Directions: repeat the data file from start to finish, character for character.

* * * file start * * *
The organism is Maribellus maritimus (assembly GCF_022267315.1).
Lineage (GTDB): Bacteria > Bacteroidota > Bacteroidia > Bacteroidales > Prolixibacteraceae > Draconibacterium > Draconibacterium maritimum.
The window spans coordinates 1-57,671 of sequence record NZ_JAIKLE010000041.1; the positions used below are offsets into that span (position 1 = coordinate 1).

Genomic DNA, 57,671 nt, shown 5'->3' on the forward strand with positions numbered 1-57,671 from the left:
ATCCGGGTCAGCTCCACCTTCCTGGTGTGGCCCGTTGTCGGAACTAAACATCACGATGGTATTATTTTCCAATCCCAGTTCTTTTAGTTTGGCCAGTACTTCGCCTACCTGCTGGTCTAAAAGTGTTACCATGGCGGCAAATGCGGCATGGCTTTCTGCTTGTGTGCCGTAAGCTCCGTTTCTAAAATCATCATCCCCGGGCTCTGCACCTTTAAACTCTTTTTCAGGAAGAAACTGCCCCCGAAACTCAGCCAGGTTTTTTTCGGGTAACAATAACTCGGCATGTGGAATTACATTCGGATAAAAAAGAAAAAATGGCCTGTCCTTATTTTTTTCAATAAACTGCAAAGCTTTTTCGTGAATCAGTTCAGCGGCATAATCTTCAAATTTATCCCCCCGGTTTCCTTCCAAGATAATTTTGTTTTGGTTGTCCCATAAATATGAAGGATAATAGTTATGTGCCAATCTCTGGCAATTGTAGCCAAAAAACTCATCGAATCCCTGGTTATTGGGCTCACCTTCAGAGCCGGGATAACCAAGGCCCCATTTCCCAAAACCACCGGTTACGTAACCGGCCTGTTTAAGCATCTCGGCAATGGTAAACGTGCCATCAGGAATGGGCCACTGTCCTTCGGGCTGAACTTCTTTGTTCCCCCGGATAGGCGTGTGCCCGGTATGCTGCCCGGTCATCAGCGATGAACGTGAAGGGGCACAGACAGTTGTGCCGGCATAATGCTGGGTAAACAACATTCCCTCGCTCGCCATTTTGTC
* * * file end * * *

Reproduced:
The organism is Maribellus maritimus (assembly GCF_022267315.1).
Lineage (GTDB): Bacteria > Bacteroidota > Bacteroidia > Bacteroidales > Prolixibacteraceae > Draconibacterium > Draconibacterium maritimum.
The window spans coordinates 1-57,671 of sequence record NZ_JAIKLE010000041.1; the positions used below are offsets into that span (position 1 = coordinate 1).

Genomic DNA, 57,671 nt, shown 5'->3' on the forward strand with positions numbered 1-57,671 from the left:
ATCCGGGTCAGCTCCACCTTCCTGGTGTGGCCCGTTGTCGGAACTAAACATCACGATGGTATTATTTTCCAATCCCAGTTCTTTTAGTTTGGCCAGTACTTCGCCTACCTGCTGGTCTAAAAGTGTTACCATGGCGGCAAATGCGGCATGGCTTTCTGCTTGTGTGCCGTAAGCTCCGTTTCTAAAATCATCATCCCCGGGCTCTGCACCTTTAAACTCTTTTTCAGGAAGAAACTGCCCCCGAAACTCAGCCAGGTTTTTTTCGGGTAACAATAACTCGGCATGTGGAATTACATTCGGATAAAAAAGAAAAAATGGCCTGTCCTTATTTTTTTCAATAAACTGCAAAGCTTTTTCGTGAATCAGTTCAGCGGCATAATCTTCAAATTTATCCCCCCGGTTTCCTTCCAAGATAATTTTGTTTTGGTTGTCCCATAAATATGAAGGATAATAGTTATGTGCCAATCTCTGGCAATTGTAGCCAAAAAACTCATCGAATCCCTGGTTATTGGGCTCACCTTCAGAGCCGGGATAACCAAGGCCCCATTTCCCAAAACCACCGGTTACGTAACCGGCCTGTTTAAGCATCTCGGCAATGGTAAACGTGCCATCAGGAATGGGCCACTGTCCTTCGGGCTGAACTTCTTTGTTCCCCCGGATAGGCGTGTGCCCGGTATGCTGCCCGGTCATCAGCGATGAACGTGAAGGGGCACAGACAGTTGTGCCGGCATAATGCTGGGTAAACAACATTCCCTCGCTCGCCATTTTGTC